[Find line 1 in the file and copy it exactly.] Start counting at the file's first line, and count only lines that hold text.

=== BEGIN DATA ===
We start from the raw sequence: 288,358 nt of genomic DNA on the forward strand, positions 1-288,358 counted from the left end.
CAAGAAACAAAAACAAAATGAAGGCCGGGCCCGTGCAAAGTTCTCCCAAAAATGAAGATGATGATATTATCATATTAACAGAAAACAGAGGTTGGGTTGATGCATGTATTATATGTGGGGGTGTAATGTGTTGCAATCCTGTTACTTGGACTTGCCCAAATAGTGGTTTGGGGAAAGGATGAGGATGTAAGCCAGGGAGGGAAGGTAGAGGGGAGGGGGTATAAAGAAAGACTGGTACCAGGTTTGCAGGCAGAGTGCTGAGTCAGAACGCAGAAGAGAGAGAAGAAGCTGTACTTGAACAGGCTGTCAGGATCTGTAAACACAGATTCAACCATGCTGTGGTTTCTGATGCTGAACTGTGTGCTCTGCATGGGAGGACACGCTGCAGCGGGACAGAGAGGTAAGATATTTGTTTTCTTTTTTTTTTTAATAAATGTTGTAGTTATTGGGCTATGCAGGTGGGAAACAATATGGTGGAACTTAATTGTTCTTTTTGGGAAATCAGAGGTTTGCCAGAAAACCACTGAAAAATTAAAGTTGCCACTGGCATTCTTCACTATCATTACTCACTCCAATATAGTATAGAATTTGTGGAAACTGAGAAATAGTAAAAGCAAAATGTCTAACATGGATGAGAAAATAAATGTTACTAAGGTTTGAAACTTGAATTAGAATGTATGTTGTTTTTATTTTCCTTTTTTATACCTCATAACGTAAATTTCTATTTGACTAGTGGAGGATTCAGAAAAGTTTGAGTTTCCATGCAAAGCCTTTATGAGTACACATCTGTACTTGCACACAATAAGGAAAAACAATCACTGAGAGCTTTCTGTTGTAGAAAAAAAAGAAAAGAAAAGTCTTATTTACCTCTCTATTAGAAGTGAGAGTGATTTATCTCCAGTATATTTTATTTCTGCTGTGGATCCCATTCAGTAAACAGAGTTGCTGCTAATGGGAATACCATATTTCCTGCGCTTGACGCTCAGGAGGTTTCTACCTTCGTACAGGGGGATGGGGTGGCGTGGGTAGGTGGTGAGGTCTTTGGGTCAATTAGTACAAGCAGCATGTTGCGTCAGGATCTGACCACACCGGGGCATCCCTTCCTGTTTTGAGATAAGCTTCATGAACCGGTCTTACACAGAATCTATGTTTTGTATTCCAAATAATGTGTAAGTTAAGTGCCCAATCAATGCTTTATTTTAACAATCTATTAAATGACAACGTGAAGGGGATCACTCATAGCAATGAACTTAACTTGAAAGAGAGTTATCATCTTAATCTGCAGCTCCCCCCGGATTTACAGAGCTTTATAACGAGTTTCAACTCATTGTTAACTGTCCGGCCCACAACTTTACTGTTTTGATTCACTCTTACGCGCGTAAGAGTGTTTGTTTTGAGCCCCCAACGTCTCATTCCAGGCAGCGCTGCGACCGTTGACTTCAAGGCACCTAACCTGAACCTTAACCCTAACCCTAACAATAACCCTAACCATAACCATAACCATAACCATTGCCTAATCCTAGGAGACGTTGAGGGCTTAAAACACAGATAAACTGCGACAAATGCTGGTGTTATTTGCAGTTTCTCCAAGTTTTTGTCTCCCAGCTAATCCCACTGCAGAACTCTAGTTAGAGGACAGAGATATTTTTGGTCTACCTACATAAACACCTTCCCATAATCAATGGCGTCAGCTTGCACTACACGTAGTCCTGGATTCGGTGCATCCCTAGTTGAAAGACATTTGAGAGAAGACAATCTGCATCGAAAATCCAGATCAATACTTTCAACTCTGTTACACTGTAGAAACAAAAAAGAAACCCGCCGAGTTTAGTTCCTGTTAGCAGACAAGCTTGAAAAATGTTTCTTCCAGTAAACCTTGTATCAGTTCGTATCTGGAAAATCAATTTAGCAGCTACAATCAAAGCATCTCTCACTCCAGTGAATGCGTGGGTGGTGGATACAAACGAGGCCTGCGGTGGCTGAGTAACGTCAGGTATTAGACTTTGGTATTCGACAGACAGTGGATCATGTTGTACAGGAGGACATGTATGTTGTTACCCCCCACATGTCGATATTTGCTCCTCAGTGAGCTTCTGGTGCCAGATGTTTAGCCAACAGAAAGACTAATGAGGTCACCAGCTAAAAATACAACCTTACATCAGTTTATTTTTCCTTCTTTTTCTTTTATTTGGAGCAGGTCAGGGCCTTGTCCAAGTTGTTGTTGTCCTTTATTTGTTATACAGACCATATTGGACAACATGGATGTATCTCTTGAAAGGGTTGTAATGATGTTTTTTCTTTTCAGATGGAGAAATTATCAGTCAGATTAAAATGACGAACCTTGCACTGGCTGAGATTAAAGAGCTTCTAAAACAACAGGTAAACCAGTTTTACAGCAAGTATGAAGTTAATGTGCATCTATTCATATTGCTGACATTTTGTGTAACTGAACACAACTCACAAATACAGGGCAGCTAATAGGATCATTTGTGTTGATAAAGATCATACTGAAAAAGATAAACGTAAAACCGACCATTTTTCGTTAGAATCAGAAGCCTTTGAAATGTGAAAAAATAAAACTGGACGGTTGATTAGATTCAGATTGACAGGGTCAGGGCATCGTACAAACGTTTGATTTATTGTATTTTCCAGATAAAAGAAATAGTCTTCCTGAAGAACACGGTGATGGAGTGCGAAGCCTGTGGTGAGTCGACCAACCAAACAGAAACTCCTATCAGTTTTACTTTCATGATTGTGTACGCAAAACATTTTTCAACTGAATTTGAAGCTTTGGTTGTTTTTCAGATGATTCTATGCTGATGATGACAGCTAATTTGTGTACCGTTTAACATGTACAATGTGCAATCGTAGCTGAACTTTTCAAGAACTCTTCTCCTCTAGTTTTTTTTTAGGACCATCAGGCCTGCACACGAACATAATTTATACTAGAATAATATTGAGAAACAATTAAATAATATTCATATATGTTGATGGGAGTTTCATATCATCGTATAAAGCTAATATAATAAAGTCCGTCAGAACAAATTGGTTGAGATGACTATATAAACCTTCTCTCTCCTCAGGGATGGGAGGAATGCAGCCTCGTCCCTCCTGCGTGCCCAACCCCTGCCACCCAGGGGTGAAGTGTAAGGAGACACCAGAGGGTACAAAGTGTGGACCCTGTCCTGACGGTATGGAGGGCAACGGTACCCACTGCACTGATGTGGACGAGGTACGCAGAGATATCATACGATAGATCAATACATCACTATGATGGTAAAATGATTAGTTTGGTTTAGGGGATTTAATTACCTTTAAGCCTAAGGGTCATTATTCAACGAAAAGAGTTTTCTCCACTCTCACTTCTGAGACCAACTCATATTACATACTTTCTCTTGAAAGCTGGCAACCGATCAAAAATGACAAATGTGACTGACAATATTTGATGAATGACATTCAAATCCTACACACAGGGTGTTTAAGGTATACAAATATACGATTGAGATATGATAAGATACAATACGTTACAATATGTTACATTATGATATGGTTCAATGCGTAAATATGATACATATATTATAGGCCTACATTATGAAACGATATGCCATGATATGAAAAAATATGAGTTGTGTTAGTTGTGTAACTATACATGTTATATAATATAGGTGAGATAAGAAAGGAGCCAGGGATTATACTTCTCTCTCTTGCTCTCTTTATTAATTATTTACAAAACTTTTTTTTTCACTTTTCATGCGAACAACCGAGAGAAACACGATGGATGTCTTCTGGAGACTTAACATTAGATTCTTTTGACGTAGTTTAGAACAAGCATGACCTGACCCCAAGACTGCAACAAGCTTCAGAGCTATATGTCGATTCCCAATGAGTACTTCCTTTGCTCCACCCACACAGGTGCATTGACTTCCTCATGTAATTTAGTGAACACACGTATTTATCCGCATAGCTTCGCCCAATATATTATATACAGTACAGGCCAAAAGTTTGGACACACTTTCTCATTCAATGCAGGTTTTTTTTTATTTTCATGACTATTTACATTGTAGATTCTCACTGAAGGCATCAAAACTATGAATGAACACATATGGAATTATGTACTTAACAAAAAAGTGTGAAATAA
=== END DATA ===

We start from the raw sequence: 288,358 nt of genomic DNA on the forward strand, positions 1-288,358 counted from the left end.